NEW YORK — One hundred forty-eight million eight hundred thousand and five Americans woke up and went to work Monday in what economists called a "remarkable, collective effort of people trying to improve their lives and take care of their families."

Analysts also confirmed that about 30 million U.S. companies were open for business, with widespread reports of an urge to innovate and keep up with competition.

"We tend to see this on Mondays," said John Peterson, a Goldman Sachs analyst. "People wake up, go to work, make money, pay their bills, save the rest, and get on with life."

American businesses earned $4.62 billion of net income Monday. Financial advisors, analysts, and brokers, collected $630 million in fees. The difference will accrue to investors' net worths over time, analysts said.

"Our outlook calls for the same thing on Tuesday, continuing into Wednesday," Peterson said. "People go to work. Businesses innovate and reinvest the profits, and it just cycles on from there."

About five thousand workers were laid off on Monday, and more than 4,000 companies went out of business. But more than 13,000 workers were hired, and more than 5,000 new businesses were created. Technical analysts studying charts called it a "classic capitalism pattern" and expected it to continue.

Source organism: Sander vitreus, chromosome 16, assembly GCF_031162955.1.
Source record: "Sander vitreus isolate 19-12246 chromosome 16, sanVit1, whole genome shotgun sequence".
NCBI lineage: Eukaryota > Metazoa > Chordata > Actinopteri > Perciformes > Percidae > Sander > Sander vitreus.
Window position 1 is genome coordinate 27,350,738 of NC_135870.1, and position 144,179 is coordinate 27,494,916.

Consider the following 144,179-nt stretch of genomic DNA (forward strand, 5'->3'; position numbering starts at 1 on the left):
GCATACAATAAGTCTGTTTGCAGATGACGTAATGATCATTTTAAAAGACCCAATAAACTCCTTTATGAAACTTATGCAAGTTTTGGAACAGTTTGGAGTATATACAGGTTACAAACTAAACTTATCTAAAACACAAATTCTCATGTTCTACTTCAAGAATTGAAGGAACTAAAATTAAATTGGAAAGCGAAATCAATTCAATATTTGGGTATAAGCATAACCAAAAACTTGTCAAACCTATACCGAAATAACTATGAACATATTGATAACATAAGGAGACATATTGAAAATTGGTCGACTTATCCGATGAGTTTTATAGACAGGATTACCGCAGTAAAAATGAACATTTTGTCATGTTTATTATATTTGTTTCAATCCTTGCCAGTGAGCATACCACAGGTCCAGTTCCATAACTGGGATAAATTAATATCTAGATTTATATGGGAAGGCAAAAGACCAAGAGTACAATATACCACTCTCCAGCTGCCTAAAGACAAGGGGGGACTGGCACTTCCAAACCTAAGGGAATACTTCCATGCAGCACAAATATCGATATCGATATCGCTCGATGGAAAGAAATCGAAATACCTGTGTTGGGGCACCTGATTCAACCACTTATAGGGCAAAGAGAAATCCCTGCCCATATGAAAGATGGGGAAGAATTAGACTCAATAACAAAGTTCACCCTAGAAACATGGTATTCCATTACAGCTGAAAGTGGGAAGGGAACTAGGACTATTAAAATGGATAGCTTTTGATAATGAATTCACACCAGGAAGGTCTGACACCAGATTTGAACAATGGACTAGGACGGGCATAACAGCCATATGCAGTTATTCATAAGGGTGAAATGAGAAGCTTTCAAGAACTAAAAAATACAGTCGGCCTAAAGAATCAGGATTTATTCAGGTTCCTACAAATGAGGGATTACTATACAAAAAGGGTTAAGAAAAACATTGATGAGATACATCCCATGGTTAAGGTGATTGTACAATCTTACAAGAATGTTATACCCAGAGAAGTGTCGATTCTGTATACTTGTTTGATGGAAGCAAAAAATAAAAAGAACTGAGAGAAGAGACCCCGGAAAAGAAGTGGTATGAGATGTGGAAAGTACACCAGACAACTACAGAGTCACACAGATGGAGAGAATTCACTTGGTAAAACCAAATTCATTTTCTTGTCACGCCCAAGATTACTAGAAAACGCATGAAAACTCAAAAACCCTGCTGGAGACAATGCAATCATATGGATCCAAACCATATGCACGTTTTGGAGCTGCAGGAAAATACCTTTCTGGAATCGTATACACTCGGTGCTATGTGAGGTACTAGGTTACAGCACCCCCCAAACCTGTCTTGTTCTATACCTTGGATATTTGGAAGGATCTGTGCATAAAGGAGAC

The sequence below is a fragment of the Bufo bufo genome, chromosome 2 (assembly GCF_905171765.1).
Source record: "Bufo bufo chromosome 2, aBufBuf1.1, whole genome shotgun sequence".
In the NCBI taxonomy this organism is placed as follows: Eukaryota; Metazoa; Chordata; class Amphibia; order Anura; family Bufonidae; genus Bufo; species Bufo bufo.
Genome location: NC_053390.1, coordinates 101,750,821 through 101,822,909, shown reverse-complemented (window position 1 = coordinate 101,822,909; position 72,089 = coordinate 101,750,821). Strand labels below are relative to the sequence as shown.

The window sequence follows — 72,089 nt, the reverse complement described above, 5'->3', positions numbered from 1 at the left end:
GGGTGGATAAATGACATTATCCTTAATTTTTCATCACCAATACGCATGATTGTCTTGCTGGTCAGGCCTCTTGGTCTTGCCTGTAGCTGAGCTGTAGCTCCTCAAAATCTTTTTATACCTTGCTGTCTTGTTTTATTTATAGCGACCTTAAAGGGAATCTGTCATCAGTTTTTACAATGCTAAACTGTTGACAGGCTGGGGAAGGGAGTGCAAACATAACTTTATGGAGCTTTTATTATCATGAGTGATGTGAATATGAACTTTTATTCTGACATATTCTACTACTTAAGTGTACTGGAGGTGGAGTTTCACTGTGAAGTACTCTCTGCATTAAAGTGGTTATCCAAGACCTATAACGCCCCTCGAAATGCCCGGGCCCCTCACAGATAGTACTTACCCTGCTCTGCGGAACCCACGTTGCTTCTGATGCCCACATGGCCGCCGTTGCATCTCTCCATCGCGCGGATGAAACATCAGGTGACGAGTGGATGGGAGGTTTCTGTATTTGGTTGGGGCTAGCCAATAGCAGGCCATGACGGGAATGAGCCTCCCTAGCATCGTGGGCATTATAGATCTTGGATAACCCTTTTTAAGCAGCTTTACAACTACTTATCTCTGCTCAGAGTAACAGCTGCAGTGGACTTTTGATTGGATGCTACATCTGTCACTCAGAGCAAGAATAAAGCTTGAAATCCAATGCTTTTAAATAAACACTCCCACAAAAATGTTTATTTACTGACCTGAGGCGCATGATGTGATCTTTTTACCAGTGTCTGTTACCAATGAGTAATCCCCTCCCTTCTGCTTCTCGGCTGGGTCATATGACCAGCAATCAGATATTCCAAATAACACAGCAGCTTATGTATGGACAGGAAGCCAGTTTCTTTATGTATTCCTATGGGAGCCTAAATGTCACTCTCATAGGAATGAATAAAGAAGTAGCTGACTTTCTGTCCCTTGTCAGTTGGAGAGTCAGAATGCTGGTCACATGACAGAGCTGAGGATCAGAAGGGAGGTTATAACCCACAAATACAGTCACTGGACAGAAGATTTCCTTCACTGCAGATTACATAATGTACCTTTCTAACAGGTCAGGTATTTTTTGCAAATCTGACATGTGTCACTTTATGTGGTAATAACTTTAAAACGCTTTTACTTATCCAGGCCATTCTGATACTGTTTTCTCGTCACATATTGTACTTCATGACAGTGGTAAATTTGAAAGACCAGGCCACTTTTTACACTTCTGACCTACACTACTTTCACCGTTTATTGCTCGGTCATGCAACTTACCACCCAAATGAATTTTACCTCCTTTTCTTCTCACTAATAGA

Fifty-five million American kids went to school Monday, compounding the knowledge learned from all previous generations. Analysts confirmed that many of them will become doctors, engineers, and scientists.

In San Francisco, 30-year-old Megan Johnson said the line at her local Chipotle was out the door and wrapped around the building, in what she described as "a pretty clear example of what happens when a company takes a simple product like a burrito and puts a little more effort into making it better than the competition."

By the end of the day, 1,604 patent applications had been filed with the U.S. Patent and Trademark Office. "Most of those ideas won't go anywhere," said PTO analyst Greg Jones. "But a few will be huge. Ten, 20 years from now, a handful of patents filed on Monday will change the world. That's so cool to think about."

In Palo Alto, Calif., there were widespread reports of 19-year-old Stanford students tinkering with gadgets in their parents' basements. During a call with investors, Sean Rogan of Realistic Asset Management said he's confident a few of them are working on something that will change the world in ways we can't even fathom. "We see this with every generation, frankly," he said. "Ten years from now, one of these kids is going to be the next Bill Gates. It makes me excited to be an investor."

U.S. oil fields pumped more than 9 million barrels of crude Monday, near the highest level since Richard Nixon was president. Economists surveyed by Bloomberg unanimously agreed that this was "pretty awesome."

The Dow Jones Industrial Average lost 480 points on Monday. "Huh," Peterson said. "I hadn't heard."

Long-term investors finished Monday one day closer to their goals. 

Analysts expect the news to be no different tomorrow.

*This article is fake, but it shouldn't have to be. 

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